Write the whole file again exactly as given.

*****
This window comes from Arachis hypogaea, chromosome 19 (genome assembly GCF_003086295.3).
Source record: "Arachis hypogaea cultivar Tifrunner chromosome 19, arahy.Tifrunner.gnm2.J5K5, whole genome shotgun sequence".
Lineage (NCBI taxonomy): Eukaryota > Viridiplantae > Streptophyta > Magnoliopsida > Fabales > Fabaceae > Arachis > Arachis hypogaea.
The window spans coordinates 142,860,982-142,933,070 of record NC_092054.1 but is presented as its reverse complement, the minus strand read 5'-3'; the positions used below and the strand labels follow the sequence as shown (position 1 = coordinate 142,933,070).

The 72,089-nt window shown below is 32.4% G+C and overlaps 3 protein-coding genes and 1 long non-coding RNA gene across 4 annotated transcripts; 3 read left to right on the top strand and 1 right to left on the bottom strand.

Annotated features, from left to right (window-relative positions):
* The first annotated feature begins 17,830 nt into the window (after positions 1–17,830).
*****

This window comes from Arachis hypogaea, chromosome 19 (genome assembly GCF_003086295.3).
Source record: "Arachis hypogaea cultivar Tifrunner chromosome 19, arahy.Tifrunner.gnm2.J5K5, whole genome shotgun sequence".
Lineage (NCBI taxonomy): Eukaryota > Viridiplantae > Streptophyta > Magnoliopsida > Fabales > Fabaceae > Arachis > Arachis hypogaea.
The window spans coordinates 142,860,982-142,933,070 of record NC_092054.1 but is presented as its reverse complement, the minus strand read 5'-3'; the positions used below and the strand labels follow the sequence as shown (position 1 = coordinate 142,933,070).

The 72,089-nt window shown below is 32.4% G+C and overlaps 3 protein-coding genes and 1 long non-coding RNA gene across 4 annotated transcripts; 3 read left to right on the top strand and 1 right to left on the bottom strand.

Annotated features, from left to right (window-relative positions):
* The first annotated feature begins 17,830 nt into the window (after positions 1–17,830).